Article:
Showing posts from January, 2009

Fairy Firsts

I recently experienced two firsts... On Saturday, I took the kids on a " Faery Hunt." This basically means I forked over my shekels to tromp around Griffith Park for an hour plus in search of actors dressed in tights. We were met by a fairy docent, who spoke in an alarmingly high-pitched voice. She wore khakis, as if going on safari, however, instead of a pith helmet, an incongruous purple church hat perched on her head. Before the hunt, she convinced the children in an over-rehearsed tea and crumpet accent to collect leaves and twigs and pine cones as offerings for the fairies. She kept referring to pine cones as fairy condos . (Try explaining that to your six year old.) Then we were off, in search of wee folk with wee plot lines. Here's what I understood. The quirky, sidekick fairy led us to the incredibly attractive blond fairy, who taught us to bow before the grand queen. (So far, a typical night in West Hollywood.) The queen, who helps us humans with our slumber,

Orts...for the Stage

There has been concern. Where are you MommyWife? Are you alive? Have the kids finally dragged you under? Fear not, my lovelies. I am still afloat...barely. I was preparing for a performance, which took place this last Friday night. I reworked my first blog entry, Orts, and made it stage worthy. Thought you might enjoy how it turned out. Bon Appetit!! My morning routine... I bounce out of bed at six-thirty. I make some coffee, start breakfast. Sebastian, my good-natured six year old, hears me clanking about, gets up around seven. At seven-ten I call out to my devoted husband, who’s impervious to clanking about, "Michael, breakfast is ready." He gets our adorable, two year old Maxie, and the four of us sit down to a nutritious breakfast. Then, Michael gets Sebastian dressed and spruced, while I myself spruce and dress. Then I walk my kindergartner to school, just in time for the eight-oh-six bell. Which is really more of a blare. That, give or take, is how it's supposed

Loving a Goat

Unlike what the title might imply, this is not about goat fucking. I do not visit rural areas to scratch an itch or loiter menacingly around petting zoos. Rest assured livestock owners, my pecker is not going anywhere near your peckers. That's just fowl. In my wildest dreams, I cannot imagine writing about goat fucking. I'll leave that to Edward Albee, who in my humble opinion, is the best goat fucking writer there is. My friend says children are either goats or bunnies. The goats being demanding, non trusting, cranky and rude; the bunnies, cuddly, gentle, agreeable and easy-going. Our six year old, Sebastian, was a bunny baby. Loved people, traveled well, ready to offer an easy smile. Our two year old daughter, Maxwell Pearl, is a goat through and through. She whines, moans, cries and screams seventy-five percent of her wakeful day. "No" explodes from her mouth like artillery much more frequently than "yes," only to be outnumbered by "Idonwanna!&quo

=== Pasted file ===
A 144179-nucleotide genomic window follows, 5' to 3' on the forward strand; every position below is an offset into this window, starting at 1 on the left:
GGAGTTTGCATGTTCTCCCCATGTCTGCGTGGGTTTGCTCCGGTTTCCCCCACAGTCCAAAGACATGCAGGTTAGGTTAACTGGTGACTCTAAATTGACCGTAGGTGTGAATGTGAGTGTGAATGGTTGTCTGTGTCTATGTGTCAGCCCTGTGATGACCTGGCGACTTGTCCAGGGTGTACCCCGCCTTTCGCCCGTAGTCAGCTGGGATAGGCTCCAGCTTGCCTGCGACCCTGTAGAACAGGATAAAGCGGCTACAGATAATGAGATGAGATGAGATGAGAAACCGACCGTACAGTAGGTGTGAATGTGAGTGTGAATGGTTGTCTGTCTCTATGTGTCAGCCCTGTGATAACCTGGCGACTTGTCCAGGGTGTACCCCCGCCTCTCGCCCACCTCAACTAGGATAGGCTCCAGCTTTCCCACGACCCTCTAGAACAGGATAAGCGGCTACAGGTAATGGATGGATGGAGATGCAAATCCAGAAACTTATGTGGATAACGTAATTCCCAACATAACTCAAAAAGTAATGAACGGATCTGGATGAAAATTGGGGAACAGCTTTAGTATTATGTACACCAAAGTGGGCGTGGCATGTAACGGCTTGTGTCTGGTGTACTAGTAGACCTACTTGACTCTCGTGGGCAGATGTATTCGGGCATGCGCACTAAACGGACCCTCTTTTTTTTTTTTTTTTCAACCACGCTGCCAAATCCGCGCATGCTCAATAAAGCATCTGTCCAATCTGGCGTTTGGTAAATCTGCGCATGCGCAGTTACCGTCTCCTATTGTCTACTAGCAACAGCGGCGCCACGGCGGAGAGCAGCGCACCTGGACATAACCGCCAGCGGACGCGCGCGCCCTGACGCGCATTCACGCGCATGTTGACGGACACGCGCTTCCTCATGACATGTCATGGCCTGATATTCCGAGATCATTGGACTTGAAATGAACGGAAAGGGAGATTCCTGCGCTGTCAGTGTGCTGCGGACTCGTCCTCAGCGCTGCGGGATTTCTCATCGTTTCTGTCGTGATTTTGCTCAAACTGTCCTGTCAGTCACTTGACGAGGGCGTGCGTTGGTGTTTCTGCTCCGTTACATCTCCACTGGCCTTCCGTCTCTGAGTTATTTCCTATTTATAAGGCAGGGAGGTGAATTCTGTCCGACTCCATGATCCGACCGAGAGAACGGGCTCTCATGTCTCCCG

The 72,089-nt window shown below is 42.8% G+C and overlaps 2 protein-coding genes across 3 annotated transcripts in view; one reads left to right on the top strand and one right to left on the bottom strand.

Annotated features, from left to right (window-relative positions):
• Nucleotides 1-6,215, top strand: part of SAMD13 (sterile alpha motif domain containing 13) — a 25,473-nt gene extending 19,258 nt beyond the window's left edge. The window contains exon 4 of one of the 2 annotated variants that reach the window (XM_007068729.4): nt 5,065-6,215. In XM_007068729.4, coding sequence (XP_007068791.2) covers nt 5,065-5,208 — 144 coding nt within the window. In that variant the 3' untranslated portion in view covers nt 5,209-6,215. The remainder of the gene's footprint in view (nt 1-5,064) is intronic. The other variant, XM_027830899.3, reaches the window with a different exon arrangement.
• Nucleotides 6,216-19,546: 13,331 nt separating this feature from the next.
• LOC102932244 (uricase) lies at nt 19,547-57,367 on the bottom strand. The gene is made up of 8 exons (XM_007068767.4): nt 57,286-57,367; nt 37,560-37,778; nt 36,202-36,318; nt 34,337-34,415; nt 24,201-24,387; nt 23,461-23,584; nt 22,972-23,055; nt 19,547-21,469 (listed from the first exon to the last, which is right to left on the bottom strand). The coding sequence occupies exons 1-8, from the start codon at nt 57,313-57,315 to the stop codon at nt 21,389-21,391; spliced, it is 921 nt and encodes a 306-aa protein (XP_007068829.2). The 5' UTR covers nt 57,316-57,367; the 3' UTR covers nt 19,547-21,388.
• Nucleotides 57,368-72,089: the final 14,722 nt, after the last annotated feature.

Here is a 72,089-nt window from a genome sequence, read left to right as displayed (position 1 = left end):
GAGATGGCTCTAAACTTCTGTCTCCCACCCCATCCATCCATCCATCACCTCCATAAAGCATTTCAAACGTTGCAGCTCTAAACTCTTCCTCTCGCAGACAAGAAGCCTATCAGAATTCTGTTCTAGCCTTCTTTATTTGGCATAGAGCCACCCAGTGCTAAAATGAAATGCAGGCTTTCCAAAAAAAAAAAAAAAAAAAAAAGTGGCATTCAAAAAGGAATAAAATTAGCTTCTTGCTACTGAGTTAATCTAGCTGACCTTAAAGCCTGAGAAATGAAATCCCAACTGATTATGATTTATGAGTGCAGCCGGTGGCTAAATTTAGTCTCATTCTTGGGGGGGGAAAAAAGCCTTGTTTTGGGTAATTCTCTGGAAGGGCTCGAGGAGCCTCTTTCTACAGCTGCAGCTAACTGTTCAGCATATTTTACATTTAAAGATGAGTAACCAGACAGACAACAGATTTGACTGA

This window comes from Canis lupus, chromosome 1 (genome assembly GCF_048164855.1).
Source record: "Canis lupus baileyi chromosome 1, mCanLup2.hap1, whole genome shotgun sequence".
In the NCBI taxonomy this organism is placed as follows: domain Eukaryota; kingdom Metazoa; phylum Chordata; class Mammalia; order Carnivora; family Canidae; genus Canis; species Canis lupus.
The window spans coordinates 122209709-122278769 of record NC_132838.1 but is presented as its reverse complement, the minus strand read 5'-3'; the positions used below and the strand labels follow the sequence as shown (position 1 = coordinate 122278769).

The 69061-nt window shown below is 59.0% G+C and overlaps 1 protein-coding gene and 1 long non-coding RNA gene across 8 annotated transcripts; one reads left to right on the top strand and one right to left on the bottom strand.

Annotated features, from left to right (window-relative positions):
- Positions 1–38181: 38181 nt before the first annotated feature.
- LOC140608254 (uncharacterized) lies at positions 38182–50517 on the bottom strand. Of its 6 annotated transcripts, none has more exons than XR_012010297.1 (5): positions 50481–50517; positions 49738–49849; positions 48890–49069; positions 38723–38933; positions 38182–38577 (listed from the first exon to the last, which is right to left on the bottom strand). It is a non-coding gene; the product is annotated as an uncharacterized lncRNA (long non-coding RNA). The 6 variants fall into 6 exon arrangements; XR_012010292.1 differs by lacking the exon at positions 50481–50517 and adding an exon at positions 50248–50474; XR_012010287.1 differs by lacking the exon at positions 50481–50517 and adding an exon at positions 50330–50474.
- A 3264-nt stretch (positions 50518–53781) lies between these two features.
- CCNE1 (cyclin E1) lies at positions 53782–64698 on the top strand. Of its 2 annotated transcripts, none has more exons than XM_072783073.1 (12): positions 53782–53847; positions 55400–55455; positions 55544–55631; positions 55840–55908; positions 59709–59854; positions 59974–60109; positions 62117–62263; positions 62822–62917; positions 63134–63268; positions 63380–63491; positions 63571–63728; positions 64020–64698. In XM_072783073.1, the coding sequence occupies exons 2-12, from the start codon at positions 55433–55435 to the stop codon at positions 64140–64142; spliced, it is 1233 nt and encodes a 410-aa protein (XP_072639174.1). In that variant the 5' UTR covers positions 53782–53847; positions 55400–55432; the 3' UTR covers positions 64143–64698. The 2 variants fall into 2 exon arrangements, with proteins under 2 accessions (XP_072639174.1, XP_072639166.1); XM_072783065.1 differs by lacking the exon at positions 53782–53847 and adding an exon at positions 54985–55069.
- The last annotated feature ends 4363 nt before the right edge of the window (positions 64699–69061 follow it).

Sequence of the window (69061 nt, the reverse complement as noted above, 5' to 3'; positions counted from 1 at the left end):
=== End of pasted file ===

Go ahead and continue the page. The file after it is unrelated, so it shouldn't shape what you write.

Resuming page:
Alton: A Love Letter

The place: Alton, Illinois. The time: Christmas week. The purpose: in-laws. I am still decompressing from my foray to the Midwest. I have to be careful. I do not want to offend. But I feel extremely uncomfortable when I'm in the middle of our country. In the early eighties, I spent some time in Topeka. I'm not sure which was more depressing, the flat flatness of Kansas, or the mental hospital in which I was ensconced. But I'm not willing to divulge those skeletons just yet, except to say, chalk up those years to teenage angst and an overindulgence in pharmaceuticals. So, quite possibly any trip to the Midwest summons up latent feelings of depression and inadequacy. Whatever the reason for my discomfort, I'd much rather fly over that part of the country in a tranquilized haze than kick off my shoes and set a spell. To those of you unfamiliar with Alton, it is a river town in the Southern part of the state, across the Mississippi from St. Louis. There is an active steel

Baby's First Brass Knuckles

On my son's sixth birthday he unwrapped his first gun and then the family sat down to a breakfast of pain au chocolat . Now, let it be known that chocolate croissants and armaments are not a mainstay of our household, but rather a special treat. Let it also be known, when I say armament, I mean cap gun. Immediately, we went outside and shot off a round. And anyone who's ever owned a cap gun knows, only one in seven caps really work. You got to jiggle the paper and release the mechanism, realign the caps, really one of the most frustrating toys ever made. Sebastian was thrilled. I realize guns are a tetchy subject in today's mothering world. As a matter of fact, even I have been part of the parenting faction that openly chided gun play between children. "I am raising my boy to be a sensitive, caring individual and that means no guns, no weaponry of any kind, and while I'm at it, no McDonald's." But let me say as a previous gun owner, squirt not .45, I n